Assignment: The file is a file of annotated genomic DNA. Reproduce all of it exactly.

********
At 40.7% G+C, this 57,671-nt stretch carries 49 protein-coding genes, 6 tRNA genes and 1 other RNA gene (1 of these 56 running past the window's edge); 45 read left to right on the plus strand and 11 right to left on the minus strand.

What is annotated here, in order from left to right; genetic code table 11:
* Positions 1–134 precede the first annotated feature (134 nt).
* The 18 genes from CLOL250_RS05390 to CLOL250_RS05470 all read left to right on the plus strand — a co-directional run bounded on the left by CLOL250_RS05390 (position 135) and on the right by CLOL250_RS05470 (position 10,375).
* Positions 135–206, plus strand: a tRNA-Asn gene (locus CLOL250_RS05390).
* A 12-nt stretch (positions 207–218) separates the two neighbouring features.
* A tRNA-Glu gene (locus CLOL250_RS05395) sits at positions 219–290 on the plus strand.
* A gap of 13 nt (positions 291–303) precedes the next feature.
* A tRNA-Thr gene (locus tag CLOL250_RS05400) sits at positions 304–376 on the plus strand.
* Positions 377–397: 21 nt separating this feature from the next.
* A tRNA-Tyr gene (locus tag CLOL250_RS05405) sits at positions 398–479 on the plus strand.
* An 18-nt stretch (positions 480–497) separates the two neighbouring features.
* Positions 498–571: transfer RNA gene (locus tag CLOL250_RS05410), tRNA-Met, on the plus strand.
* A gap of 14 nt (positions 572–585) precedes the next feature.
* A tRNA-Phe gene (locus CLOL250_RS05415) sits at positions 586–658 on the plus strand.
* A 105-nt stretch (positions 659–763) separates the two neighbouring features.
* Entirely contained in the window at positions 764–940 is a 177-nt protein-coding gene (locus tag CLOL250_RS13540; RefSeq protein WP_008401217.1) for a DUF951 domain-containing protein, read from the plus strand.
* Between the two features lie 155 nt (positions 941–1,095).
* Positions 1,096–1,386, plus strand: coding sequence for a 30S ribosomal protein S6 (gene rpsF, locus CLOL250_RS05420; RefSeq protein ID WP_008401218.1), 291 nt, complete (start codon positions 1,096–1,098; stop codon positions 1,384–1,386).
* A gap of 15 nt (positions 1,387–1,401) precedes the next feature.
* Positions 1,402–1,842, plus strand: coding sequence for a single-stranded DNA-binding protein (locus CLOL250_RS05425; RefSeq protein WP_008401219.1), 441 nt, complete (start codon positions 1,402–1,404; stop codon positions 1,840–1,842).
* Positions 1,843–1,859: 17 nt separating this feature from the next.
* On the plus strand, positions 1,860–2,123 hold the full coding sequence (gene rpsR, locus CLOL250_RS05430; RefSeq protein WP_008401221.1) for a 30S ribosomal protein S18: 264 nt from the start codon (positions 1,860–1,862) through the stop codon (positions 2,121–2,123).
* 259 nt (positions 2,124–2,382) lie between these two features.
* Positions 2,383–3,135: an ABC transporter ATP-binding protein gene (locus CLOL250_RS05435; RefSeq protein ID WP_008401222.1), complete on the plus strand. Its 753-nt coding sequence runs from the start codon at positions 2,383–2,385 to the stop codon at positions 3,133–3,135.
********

At 40.7% G+C, this 57,671-nt stretch carries 49 protein-coding genes, 6 tRNA genes and 1 other RNA gene (1 of these 56 running past the window's edge); 45 read left to right on the plus strand and 11 right to left on the minus strand.

What is annotated here, in order from left to right; genetic code table 11:
* Positions 1–134 precede the first annotated feature (134 nt).
* The 18 genes from CLOL250_RS05390 to CLOL250_RS05470 all read left to right on the plus strand — a co-directional run bounded on the left by CLOL250_RS05390 (position 135) and on the right by CLOL250_RS05470 (position 10,375).
* Positions 135–206, plus strand: a tRNA-Asn gene (locus CLOL250_RS05390).
* A 12-nt stretch (positions 207–218) separates the two neighbouring features.
* A tRNA-Glu gene (locus CLOL250_RS05395) sits at positions 219–290 on the plus strand.
* A gap of 13 nt (positions 291–303) precedes the next feature.
* A tRNA-Thr gene (locus tag CLOL250_RS05400) sits at positions 304–376 on the plus strand.
* Positions 377–397: 21 nt separating this feature from the next.
* A tRNA-Tyr gene (locus tag CLOL250_RS05405) sits at positions 398–479 on the plus strand.
* An 18-nt stretch (positions 480–497) separates the two neighbouring features.
* Positions 498–571: transfer RNA gene (locus tag CLOL250_RS05410), tRNA-Met, on the plus strand.
* A gap of 14 nt (positions 572–585) precedes the next feature.
* A tRNA-Phe gene (locus CLOL250_RS05415) sits at positions 586–658 on the plus strand.
* A 105-nt stretch (positions 659–763) separates the two neighbouring features.
* Entirely contained in the window at positions 764–940 is a 177-nt protein-coding gene (locus tag CLOL250_RS13540; RefSeq protein WP_008401217.1) for a DUF951 domain-containing protein, read from the plus strand.
* Between the two features lie 155 nt (positions 941–1,095).
* Positions 1,096–1,386, plus strand: coding sequence for a 30S ribosomal protein S6 (gene rpsF, locus CLOL250_RS05420; RefSeq protein ID WP_008401218.1), 291 nt, complete (start codon positions 1,096–1,098; stop codon positions 1,384–1,386).
* A gap of 15 nt (positions 1,387–1,401) precedes the next feature.
* Positions 1,402–1,842, plus strand: coding sequence for a single-stranded DNA-binding protein (locus CLOL250_RS05425; RefSeq protein WP_008401219.1), 441 nt, complete (start codon positions 1,402–1,404; stop codon positions 1,840–1,842).
* Positions 1,843–1,859: 17 nt separating this feature from the next.
* On the plus strand, positions 1,860–2,123 hold the full coding sequence (gene rpsR, locus CLOL250_RS05430; RefSeq protein WP_008401221.1) for a 30S ribosomal protein S18: 264 nt from the start codon (positions 1,860–1,862) through the stop codon (positions 2,121–2,123).
* 259 nt (positions 2,124–2,382) lie between these two features.
* Positions 2,383–3,135: an ABC transporter ATP-binding protein gene (locus CLOL250_RS05435; RefSeq protein ID WP_008401222.1), complete on the plus strand. Its 753-nt coding sequence runs from the start codon at positions 2,383–2,385 to the stop codon at positions 3,133–3,135.